The crowd in the standing-room area went absolutely wild for him, just enthusiastic, erupting, cheering, waving, and just a really tremendous reaction.
JUDY WOODRUFF: Well, it seems that he’s the one who’s enjoying this a lot as well. I saw him this morning reaching out, shaking hands, a big smile on his face. Then, this afternoon, he asked the security people to bring children over to him, so he could kiss them while he was in the Popemobile, downtown Washington.
It’s very much a two-way street here.
WILLIAM BRANGHAM: I think that’s right. I mean, I think he obviously feeds off of the reaction. He’s known as this pope who just wants to have impromptu meetings with people and very much loves the serendipity of those moments. Obviously, that poses great complications for people who are trying to protect him and to keep him on schedule. But we saw a little bit of that as he came through.
I mean, I think, obviously, this is a 78-year-old man. He’s a little tired. He wasn’t — I think, by the end of the day today, he was a little bit tired. It felt like most of his mass tonight also was a very subdued affair. But, clearly, he’s getting some energy from the crowds here.
JUDY WOODRUFF: So, finally, William, about this canonization of a Spanish missionary in California. It’s something that’s been pretty controversial. Tell us about this.
WILLIAM BRANGHAM: Well, Junipero Serra is the man who’s now the most recent Catholic saint added to the pantheon of saints.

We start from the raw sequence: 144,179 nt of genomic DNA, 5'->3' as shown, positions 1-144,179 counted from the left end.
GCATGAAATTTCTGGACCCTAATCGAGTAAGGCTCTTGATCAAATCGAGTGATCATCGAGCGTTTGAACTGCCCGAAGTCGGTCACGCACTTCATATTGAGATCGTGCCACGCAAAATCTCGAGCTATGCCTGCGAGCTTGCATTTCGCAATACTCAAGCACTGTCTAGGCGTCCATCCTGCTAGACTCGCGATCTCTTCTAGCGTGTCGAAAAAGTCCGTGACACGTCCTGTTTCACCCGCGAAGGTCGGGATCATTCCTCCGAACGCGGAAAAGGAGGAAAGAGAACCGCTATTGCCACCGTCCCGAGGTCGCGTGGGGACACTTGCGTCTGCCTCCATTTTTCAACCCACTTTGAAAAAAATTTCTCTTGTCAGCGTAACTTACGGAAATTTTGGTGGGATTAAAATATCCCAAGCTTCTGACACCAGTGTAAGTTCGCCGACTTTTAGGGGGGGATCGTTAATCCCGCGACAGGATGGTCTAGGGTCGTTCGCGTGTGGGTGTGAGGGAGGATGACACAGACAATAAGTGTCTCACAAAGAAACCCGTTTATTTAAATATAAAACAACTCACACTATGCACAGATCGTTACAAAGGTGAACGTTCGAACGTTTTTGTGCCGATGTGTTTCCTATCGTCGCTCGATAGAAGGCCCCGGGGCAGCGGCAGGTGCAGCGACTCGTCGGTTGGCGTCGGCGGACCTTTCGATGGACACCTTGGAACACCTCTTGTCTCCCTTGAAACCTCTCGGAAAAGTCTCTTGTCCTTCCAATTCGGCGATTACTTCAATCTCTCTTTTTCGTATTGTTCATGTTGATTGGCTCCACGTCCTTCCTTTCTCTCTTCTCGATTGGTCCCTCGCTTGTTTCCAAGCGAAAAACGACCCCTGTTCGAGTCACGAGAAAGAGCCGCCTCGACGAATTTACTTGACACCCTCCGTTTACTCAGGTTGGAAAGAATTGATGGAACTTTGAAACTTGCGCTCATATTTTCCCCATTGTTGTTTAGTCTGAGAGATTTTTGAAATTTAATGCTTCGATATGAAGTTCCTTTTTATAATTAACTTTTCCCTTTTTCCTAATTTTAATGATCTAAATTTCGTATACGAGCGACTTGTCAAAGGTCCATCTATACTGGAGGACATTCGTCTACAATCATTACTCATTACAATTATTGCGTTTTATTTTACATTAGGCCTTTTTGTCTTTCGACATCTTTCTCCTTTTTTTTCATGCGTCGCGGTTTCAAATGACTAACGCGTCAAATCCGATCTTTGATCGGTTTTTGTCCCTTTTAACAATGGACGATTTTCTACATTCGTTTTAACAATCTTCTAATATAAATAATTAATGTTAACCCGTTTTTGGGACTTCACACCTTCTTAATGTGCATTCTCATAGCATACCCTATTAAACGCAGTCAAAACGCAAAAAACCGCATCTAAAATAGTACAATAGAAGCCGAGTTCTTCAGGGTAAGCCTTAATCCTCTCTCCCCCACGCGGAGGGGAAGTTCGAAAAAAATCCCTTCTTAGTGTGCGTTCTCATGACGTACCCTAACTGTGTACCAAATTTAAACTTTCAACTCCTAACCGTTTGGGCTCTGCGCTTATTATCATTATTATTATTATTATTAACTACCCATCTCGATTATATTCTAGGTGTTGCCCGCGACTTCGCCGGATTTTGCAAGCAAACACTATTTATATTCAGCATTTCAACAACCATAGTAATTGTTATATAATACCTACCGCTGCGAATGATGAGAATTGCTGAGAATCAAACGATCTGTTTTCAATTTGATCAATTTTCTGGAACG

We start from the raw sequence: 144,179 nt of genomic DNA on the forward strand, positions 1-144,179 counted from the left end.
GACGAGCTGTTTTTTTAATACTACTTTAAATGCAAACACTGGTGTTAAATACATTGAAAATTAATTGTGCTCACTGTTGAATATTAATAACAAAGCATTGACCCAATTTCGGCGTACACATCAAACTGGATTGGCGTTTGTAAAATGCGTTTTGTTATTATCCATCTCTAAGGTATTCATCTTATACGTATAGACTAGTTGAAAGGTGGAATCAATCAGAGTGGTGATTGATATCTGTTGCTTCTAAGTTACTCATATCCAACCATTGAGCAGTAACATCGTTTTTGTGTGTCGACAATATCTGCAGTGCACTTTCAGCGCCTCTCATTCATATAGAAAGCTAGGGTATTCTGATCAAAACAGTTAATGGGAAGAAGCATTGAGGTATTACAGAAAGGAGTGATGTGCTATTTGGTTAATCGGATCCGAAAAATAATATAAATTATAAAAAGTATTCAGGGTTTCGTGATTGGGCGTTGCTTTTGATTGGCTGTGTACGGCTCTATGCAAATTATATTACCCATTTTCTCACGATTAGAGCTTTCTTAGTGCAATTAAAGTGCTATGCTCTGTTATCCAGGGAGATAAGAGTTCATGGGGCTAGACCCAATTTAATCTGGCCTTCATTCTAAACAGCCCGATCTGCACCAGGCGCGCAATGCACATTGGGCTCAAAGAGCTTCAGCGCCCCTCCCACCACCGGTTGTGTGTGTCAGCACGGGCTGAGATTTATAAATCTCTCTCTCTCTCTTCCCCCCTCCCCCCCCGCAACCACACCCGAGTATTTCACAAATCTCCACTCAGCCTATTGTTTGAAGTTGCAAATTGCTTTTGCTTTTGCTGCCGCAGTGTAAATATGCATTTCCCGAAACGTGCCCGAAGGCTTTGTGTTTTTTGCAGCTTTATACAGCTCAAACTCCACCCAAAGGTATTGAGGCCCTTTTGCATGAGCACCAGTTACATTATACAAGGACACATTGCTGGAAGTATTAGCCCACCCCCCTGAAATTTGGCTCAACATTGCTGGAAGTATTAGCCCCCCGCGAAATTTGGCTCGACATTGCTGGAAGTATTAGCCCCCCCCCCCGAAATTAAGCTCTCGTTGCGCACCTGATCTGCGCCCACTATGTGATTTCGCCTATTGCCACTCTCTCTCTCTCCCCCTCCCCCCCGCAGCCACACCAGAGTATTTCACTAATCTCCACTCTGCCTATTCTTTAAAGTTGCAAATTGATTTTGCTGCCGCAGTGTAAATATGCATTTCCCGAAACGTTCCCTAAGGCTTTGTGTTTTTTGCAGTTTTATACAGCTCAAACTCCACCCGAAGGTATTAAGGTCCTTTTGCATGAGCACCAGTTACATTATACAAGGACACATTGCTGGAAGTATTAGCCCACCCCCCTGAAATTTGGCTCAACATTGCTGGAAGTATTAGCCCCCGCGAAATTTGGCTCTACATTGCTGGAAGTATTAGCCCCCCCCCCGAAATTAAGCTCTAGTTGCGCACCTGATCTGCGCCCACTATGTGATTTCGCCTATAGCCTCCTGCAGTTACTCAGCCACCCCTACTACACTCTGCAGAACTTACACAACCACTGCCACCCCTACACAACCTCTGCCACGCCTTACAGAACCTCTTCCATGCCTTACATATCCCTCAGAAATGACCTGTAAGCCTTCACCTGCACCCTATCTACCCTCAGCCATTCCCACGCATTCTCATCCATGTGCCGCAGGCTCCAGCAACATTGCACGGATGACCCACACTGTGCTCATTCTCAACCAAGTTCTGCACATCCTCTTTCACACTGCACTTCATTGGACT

And he is beloved by Catholics for being an incredible evangelist. He came up from Mexico and California in the 1700s and converted and evangelized to a lot of indigenous people who were living there at the time. Now, of course, conversion and evangelization is one thing when you’re looking at it from the Catholic perspective.
When you’re looking at it from the Native American perspective, that can seem like a very different interaction. And he had been criticized by indigenous groups for Serra’s very rough treatment of these people. So, the pope has endured some controversy. And in the past, the pope has apologized for the sins of colonization, as he says it.
But he still believes that Serra’s mission is a powerful one and one he wants to hold up to the entire Catholic world.
JUDY WOODRUFF: All right, William Brangham following Pope Francis as he conducts a mass here in Washington, thank you, William.
WILLIAM BRANGHAM: Thank you, Judy.